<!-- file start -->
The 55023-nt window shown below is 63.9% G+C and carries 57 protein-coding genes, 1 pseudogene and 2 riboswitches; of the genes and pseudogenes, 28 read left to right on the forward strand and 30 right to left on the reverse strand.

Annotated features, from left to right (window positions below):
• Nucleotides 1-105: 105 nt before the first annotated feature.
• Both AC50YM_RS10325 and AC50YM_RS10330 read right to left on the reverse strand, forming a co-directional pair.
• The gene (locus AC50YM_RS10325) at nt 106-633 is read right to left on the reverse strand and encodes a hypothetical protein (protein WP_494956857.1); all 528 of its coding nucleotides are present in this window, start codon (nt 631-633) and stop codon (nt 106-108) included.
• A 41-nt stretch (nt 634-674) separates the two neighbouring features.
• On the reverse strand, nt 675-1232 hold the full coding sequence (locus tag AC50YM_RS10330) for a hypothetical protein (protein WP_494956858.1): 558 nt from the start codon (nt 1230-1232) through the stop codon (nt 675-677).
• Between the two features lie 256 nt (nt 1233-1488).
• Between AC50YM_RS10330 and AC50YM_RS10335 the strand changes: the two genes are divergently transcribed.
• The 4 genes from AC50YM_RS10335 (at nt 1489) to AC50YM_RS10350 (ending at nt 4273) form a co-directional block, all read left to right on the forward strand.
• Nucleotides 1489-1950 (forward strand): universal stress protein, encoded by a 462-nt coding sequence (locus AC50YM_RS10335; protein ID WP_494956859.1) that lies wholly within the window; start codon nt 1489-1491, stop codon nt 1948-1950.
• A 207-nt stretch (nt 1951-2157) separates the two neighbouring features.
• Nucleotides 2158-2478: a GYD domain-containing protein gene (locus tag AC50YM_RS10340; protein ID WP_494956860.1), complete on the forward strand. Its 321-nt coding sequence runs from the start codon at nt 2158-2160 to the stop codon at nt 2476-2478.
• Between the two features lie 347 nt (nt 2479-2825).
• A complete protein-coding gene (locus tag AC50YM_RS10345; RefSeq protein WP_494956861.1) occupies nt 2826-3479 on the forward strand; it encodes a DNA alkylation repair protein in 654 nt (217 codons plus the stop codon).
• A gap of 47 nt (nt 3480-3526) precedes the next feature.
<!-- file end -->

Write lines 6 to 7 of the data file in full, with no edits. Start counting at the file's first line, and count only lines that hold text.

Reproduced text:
• A 41-nt stretch (nt 634-674) separates the two neighbouring features.
• On the reverse strand, nt 675-1232 hold the full coding sequence (locus tag AC50YM_RS10330) for a hypothetical protein (protein WP_494956858.1): 558 nt from the start codon (nt 1230-1232) through the stop codon (nt 675-677).